From the Paris Review blog, book shopping with the best read man in America:
"Westerns," he said immediately. "It's the one genre I don't know much about. Though I love the best ones: Little Big Man and Lonesome Dove." More books came dancing out in his hands: Jan Potocki's The Sargasso Manuscript, Tim Powers' The Anubis Gates, a compilation called Nightmare Age edited by Frederik Pohl, Thorne Smith's Night Life of the Gods. He then found a copy of Russell Hoban's Riddley Walker and held it in the loving way I was beginning to recognize. "Now this," he said, "this is one of the great books of our time." I have a copy at home, bought years earlier on the strength of a Dirda essay. For probably the fiftieth time, I resolved to it read it imminently.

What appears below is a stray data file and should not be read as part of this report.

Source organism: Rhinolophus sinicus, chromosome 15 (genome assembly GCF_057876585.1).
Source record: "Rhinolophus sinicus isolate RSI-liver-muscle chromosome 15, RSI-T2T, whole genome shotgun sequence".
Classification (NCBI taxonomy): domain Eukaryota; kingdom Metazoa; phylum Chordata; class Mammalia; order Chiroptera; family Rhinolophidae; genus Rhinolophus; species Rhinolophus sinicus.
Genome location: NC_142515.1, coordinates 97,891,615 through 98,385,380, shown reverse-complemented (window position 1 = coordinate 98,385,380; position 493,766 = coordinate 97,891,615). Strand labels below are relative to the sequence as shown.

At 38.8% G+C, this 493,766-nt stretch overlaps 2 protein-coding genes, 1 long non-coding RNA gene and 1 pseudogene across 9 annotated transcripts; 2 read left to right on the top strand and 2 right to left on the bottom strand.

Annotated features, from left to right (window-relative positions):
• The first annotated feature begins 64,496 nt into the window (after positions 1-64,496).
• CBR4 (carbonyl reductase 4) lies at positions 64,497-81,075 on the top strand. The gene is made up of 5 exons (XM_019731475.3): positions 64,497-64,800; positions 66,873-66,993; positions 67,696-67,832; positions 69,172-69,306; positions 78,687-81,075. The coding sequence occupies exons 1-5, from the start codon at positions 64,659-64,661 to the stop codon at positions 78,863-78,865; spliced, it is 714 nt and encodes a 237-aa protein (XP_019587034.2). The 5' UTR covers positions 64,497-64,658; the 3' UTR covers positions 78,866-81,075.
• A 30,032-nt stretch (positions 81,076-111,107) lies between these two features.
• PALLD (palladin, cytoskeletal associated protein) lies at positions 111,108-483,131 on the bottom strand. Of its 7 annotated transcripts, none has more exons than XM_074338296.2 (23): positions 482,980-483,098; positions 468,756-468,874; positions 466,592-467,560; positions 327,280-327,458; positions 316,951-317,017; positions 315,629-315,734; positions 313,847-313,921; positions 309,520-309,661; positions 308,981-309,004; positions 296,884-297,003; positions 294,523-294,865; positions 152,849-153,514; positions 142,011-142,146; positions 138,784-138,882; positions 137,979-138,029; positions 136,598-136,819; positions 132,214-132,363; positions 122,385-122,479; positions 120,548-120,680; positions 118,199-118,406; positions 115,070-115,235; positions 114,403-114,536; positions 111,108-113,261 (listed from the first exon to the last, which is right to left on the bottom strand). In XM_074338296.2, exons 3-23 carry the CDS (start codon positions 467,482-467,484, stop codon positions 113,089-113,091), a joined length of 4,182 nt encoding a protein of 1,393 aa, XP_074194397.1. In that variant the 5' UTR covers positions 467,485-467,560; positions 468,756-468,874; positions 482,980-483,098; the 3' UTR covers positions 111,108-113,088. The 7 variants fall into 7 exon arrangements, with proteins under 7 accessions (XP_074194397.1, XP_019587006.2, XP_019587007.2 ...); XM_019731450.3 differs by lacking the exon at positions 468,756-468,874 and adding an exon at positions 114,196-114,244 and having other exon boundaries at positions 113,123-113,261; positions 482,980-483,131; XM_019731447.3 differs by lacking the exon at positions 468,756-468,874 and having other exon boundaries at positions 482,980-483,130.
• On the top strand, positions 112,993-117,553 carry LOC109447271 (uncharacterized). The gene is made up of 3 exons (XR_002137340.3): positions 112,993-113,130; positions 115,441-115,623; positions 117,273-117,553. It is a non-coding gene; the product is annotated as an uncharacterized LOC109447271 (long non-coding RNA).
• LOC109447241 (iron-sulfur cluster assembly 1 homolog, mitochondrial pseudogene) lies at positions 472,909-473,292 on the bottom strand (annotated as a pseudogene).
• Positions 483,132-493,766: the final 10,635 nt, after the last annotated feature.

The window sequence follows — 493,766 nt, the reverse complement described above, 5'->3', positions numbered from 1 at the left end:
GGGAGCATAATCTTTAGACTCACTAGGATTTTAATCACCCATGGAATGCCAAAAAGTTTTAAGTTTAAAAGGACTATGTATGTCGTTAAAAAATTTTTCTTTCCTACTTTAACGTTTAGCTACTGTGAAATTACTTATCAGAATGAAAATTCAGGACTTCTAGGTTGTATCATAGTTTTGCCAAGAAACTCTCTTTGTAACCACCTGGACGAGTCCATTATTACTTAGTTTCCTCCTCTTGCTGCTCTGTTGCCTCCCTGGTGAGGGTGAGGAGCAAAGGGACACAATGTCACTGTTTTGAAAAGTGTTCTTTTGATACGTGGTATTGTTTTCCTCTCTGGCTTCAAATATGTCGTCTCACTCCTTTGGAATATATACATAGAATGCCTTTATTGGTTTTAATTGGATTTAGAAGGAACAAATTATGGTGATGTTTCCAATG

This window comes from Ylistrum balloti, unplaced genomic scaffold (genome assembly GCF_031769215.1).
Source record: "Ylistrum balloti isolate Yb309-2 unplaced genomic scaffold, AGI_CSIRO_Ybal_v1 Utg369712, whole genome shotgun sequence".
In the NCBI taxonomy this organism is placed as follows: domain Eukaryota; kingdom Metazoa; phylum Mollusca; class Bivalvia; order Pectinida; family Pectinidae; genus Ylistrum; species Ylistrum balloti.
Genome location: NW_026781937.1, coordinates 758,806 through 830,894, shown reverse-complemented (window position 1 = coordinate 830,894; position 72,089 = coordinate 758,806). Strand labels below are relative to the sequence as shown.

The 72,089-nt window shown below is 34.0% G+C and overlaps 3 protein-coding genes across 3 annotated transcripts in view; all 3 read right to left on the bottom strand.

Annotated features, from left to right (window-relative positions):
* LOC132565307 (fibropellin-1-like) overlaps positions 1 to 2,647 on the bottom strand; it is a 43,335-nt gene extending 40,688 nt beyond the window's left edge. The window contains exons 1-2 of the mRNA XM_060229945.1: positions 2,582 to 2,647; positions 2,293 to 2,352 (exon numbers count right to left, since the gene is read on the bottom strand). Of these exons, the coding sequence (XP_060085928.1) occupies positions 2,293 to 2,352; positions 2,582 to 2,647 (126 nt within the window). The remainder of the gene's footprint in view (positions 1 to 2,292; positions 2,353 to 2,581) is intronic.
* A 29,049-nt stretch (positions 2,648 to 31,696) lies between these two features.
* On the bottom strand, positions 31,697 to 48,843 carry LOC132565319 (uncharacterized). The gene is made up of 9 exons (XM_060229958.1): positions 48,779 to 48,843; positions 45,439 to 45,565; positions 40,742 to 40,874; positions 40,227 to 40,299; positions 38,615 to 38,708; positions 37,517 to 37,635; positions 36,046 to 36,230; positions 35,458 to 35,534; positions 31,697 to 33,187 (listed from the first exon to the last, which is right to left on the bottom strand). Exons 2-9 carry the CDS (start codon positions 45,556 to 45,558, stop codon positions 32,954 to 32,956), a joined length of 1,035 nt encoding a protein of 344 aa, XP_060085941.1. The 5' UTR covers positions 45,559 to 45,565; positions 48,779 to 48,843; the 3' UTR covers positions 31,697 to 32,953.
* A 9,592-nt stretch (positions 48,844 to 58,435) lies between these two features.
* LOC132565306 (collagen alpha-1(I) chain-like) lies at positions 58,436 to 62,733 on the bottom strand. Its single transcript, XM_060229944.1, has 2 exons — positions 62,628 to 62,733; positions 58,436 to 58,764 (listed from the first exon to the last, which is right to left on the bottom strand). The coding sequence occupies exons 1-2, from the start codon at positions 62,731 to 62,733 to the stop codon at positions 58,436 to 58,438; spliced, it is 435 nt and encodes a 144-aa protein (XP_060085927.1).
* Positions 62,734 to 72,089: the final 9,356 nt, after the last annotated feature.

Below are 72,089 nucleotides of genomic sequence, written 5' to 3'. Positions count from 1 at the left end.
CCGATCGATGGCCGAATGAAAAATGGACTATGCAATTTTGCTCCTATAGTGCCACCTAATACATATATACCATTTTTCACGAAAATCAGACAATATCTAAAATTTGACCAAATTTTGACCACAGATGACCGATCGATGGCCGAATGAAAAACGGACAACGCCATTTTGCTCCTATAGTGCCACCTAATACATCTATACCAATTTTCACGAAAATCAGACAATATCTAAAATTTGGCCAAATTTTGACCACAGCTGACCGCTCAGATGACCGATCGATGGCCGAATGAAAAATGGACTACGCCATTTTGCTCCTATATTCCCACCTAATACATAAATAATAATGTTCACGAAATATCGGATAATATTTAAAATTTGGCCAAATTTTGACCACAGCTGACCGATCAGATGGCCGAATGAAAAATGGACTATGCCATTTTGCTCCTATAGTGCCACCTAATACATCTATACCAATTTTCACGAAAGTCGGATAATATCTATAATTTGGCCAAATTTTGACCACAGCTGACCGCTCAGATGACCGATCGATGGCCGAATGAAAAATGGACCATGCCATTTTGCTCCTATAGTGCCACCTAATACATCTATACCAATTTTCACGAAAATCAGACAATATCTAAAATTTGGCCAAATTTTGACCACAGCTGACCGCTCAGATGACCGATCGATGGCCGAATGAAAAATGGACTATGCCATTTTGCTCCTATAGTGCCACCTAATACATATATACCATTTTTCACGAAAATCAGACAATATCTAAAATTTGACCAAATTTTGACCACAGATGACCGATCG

And, from the LARB, the literature of hockey. (I so wish I had this resource when my father was alive; he would have loved these books.):
Indeed, while the likes of Ring Lardner, Jack London, A.J. Liebling, P.G. Wodehouse, Norman Mailer, Fred Exley, Bernard Malamud, W.C. Heinz, John McPhee, Dan Jenkins, Donald Hall, Philip Roth, David Halberstam, Willie Morris, and Plimpton himself (among many others) were creating a small, vital, sports-lit cannon that revolved about baseball, boxing, football, basketball, horse racing, golf, and the Olympics, there was no must-read hockey novel, no classic memoir, no go-to oral history. Only in the works of Mordecai Richler could readers catch glimpses of the ice.
He mentions Roch Carrier's classic picture book, The Hockey Sweater - I read that to my son from the time he was a toddler. As a lifelong Canadiens fan who grew up on stories of Maurice Richard, I have always loved it.